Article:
Gender inverted: the Fey Clan in Ace Attorney values females over males because only women can be spirit mediums. This means that if a couple has a daughter, the father gets pressed out of the light from both directions. End result: Kurain Village, home of the Fey Clan, has an extremely disproportionate divorce rate for its size.
Gender inverted... Again: In Suikoden V, the country of Falerna is ruled by a royal house who practice female inheritance of the throne. The Queen rules the country and takes a male consort (decided by an Inevitable Tournament between the country's various noble houses and other competitors), who becomes commander of the country's armies and Knight Commander of the Queen's royal knights. The main character, who is the eldest-born prince, has no right of succession and is groomed to becoming a statesman or a general in the armies, while his younger sister is groomed to be Queen.
Persona 4 has the odd example of Naoto Shirogane. As a female born into a long family of detectives she's convinced that she'll never be able to continue the family tradition as a girl and tries to pass herself off as male until she's exposed. Interesting this seems to be all in her head and not her family's view at all. We never meet her grandfather, only one of his servants, but from the message he delivers it's clear he has no doubt that his granddaughter will make a fine detective and in fact was concerned that she wasn't being true to herself by faking being male.
In The Witcher 2, one of the triggers that start the events of the game is that king Foltest has a lack of proper male heirs: He has a bastard son, who is still technically higher on the succession line than Foltest's acknowledged daughter (though said daughter is also his niece, which possibly explains that part). The poor boy is assassinated halfway through the game, leaving his other sister (Foltest's youngest, a bastard daughter) as heir incumbent. Geralt's actions may end up helping to legitimize her claim.
An integral part of Sengoku is ensuring you have male heirs. If you don't, and your clan leader dies, you lose.
In World of Warcraft, it' sindicated that Magni was disappointed because his only child Moira was not a male heir. As a ressult, Moira became quite bitter, and eventually fell in love with the Dark Iron Dwarves' emperor, before returning to Ironforge to claim her throne after her father turned into diamond in a ritual gone wrong.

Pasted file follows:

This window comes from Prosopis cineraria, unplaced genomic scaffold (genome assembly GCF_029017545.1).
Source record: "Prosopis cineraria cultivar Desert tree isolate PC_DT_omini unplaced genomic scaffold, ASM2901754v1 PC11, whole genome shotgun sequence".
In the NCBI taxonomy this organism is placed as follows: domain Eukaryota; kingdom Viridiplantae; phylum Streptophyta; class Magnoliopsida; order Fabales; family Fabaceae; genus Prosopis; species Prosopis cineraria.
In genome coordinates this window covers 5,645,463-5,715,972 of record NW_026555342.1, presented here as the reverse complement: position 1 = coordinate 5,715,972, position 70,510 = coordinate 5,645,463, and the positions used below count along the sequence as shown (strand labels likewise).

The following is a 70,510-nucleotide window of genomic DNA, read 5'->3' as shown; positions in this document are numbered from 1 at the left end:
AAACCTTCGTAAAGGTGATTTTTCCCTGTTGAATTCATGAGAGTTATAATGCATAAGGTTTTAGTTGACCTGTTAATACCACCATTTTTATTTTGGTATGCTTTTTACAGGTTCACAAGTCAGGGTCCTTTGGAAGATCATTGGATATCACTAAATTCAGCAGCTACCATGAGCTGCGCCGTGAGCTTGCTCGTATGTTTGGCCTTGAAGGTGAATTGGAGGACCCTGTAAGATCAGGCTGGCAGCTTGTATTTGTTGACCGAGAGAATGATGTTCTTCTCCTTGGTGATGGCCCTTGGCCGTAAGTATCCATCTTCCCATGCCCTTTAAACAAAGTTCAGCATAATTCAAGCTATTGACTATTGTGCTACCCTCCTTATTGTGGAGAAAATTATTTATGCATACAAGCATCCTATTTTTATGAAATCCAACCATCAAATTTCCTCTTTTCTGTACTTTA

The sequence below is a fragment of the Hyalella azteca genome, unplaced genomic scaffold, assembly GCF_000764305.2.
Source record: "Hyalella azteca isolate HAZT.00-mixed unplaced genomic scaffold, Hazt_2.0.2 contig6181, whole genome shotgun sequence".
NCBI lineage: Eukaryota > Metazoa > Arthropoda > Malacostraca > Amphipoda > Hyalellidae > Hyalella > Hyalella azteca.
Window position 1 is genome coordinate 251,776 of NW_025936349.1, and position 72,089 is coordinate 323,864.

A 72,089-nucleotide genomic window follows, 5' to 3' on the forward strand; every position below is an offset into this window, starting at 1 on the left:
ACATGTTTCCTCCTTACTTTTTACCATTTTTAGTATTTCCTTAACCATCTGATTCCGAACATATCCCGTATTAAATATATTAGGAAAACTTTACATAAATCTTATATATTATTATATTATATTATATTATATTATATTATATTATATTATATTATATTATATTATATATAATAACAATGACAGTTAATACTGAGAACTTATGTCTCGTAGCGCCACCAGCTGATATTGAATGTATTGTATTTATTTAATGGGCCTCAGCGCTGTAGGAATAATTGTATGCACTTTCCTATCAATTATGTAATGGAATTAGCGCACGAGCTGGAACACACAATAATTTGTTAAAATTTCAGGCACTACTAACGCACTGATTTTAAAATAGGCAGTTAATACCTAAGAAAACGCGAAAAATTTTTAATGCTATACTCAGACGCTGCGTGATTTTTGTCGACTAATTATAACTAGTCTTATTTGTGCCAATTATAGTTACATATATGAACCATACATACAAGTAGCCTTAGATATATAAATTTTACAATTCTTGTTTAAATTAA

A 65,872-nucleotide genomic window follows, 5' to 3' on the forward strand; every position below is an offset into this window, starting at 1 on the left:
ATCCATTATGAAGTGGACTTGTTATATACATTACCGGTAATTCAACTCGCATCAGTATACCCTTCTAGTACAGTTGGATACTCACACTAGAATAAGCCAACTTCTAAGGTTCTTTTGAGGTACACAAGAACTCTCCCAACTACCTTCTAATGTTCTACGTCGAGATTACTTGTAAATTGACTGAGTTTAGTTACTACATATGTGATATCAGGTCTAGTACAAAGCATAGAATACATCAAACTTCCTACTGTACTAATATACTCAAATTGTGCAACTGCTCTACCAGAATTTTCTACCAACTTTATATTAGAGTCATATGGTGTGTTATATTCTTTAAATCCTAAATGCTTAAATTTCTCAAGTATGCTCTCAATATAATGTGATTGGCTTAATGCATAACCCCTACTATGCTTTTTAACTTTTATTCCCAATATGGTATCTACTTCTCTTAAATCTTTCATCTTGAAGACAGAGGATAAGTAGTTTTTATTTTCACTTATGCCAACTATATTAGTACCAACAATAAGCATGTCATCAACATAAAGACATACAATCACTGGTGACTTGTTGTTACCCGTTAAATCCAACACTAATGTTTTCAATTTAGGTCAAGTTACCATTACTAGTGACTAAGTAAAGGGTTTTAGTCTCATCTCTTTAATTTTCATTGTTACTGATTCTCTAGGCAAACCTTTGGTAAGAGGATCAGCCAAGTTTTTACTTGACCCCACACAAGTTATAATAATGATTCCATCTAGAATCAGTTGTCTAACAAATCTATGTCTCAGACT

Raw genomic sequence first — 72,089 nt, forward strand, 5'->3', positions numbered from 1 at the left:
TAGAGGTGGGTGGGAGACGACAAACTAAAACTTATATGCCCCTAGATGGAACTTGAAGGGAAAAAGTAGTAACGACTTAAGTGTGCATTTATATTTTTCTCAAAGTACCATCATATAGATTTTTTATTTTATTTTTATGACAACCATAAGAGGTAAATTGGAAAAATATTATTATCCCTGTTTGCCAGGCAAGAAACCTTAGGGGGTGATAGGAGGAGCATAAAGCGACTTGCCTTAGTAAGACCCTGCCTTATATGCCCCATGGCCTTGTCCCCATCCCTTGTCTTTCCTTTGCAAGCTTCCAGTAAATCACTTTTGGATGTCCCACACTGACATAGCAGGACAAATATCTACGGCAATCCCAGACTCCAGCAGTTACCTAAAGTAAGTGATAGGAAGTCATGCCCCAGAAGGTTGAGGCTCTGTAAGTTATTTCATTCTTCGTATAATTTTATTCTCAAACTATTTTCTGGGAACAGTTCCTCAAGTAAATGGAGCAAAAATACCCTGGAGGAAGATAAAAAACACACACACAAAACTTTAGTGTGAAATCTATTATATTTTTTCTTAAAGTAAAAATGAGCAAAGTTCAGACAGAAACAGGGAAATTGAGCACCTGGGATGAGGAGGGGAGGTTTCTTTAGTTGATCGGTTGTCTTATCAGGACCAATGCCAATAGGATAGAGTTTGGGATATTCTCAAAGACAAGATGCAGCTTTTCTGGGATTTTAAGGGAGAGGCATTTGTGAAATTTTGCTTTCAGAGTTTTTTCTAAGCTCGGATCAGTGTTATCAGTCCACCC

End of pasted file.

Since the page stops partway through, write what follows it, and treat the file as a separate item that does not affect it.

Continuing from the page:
Crusader Kings 2 has three gender inheritance laws. Agnatic inheritance only allows men to rise to power, Agnatic-Cognatic allows women to inherit if there are no valid male inheritors (but still prefers women with male issue to ones without), and Absolute Cognatic is gender-neutral (but can only be enacted if your ruler is of the Basque culture). However, if you pick a less traditional inheritance law (such as Elective Monarchy), it's possible for women to inherit fairly easily. Rulers with female heirs get a relation penalty to all their male vassals, as do all female rulers.
In The Royal Trap, succession works a bit differently: the ruler is the King, but the King is the man who marries the firstborn princess. This means that a realm needs to have a female heir; princes are sent wife-hunting. Because of this, when the real Princess Cassidy died, her parents had a farmakeist transform her brother Caspian into the new Princess Cassidy and cover everything up. However, the new Cassidy cannot produce an heir; in one ending, the player character ends up in a threesome with Cassidy and Prince Nazagi so she can bear Nazagi's heirs, which will be passed off as Cassidy's.
Galasso in keeps trying to get people to breed with his daughter Conquest, even though she is a decent heir herself. What's particularly weird, as Conquest points out, is that Galasso has some weird inability to tell the difference between males and females, so his chauvinism is based on labels that he doesn't even understand.
Connie also mentioned to Ethan (after they had sex at Galasso's command) that she was "on the pill", indicating that she may be a bit more assertive than she lets on. She eventually gets sick of this and starts her own business, which appears to be more successful than Galasso's own.
Gender inverted in Drowtales due to a matriarchal society. Thanks to an injury from an enemy, Quain'tana has been unable to produce a suitable female heir for her clan despite having several daughters. The first hates her and mingles freely with the enemy, the second is possessed by a demon, and her adopted daughter was disowned after being tainted and generally considered a failure. She eventually resorts to stealing her eldest daughter's first child to solve this.
Girl Genius: The need to produce a suitable heir to the title of Storm King was central to the plans of the Knights of Jove to reclaim Europa (due to the fact that the Fifty Royal Families care a great deal about succession as security to their power; the Sparks aren't really all that bothered about it). Gil guesses that it was complicated by a long line of fops, idiots, madmen, and women. Apparently, Lucrezia Mongfish solved their problem with the aid of genetic engineering.
This seems to be the reason (or at best one of the reasons) the Erlkönig tries very hard to reconnect with his only son Jareth despite having an older daughter in Roommates. Made harder by the facts that the boy hates his guts for abandoning him, already founded his own kingdom and the king has some very strange ideas about how to do reconnecting ("An Offer You Can't Refuse", to date he could).
Gender-Inverted in W.I.T.C.H, where succession to the throne of Meridian/Metamoor is traditionally female, which is why the younger Elyon Brown is the rightful heir to the throne, over her older brother, Prince Phobos. Then again, considering he probably killed their parents, that's a good thing.
Daria has this as a minor plot point: Andrew Landon all but admits that after raising two girls, his infant son Evan is his favorite. Unfortunately, he seems to have divided up the "heir" duties so that Evan will become a football player, while Jodie still has to slave in her school work.